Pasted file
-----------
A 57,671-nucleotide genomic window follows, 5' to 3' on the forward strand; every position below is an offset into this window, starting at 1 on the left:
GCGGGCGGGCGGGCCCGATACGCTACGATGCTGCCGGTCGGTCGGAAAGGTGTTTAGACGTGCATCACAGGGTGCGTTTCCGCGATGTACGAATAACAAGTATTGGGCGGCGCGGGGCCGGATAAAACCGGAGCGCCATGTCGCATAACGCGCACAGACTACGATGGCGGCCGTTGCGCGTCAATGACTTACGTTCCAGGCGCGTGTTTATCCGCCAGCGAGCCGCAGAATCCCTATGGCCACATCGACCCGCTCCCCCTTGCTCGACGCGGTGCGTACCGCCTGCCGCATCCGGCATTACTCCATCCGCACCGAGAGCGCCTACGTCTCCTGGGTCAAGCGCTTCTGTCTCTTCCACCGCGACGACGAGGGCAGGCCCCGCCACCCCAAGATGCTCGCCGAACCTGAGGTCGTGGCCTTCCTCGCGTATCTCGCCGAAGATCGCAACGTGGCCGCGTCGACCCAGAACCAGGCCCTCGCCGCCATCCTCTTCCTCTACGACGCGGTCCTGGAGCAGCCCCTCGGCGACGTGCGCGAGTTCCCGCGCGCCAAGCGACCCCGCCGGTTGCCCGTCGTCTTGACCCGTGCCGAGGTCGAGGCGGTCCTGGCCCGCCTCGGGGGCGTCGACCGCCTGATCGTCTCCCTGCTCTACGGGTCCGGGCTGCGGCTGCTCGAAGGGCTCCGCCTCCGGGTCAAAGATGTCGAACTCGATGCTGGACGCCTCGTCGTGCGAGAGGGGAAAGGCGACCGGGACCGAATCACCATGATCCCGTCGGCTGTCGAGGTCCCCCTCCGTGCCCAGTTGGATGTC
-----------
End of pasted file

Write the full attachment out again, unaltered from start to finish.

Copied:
A 57,671-nucleotide genomic window follows, 5' to 3' on the forward strand; every position below is an offset into this window, starting at 1 on the left:
GCGGGCGGGCGGGCCCGATACGCTACGATGCTGCCGGTCGGTCGGAAAGGTGTTTAGACGTGCATCACAGGGTGCGTTTCCGCGATGTACGAATAACAAGTATTGGGCGGCGCGGGGCCGGATAAAACCGGAGCGCCATGTCGCATAACGCGCACAGACTACGATGGCGGCCGTTGCGCGTCAATGACTTACGTTCCAGGCGCGTGTTTATCCGCCAGCGAGCCGCAGAATCCCTATGGCCACATCGACCCGCTCCCCCTTGCTCGACGCGGTGCGTACCGCCTGCCGCATCCGGCATTACTCCATCCGCACCGAGAGCGCCTACGTCTCCTGGGTCAAGCGCTTCTGTCTCTTCCACCGCGACGACGAGGGCAGGCCCCGCCACCCCAAGATGCTCGCCGAACCTGAGGTCGTGGCCTTCCTCGCGTATCTCGCCGAAGATCGCAACGTGGCCGCGTCGACCCAGAACCAGGCCCTCGCCGCCATCCTCTTCCTCTACGACGCGGTCCTGGAGCAGCCCCTCGGCGACGTGCGCGAGTTCCCGCGCGCCAAGCGACCCCGCCGGTTGCCCGTCGTCTTGACCCGTGCCGAGGTCGAGGCGGTCCTGGCCCGCCTCGGGGGCGTCGACCGCCTGATCGTCTCCCTGCTCTACGGGTCCGGGCTGCGGCTGCTCGAAGGGCTCCGCCTCCGGGTCAAAGATGTCGAACTCGATGCTGGACGCCTCGTCGTGCGAGAGGGGAAAGGCGACCGGGACCGAATCACCATGATCCCGTCGGCTGTCGAGGTCCCCCTCCGTGCCCAGTTGGATGTC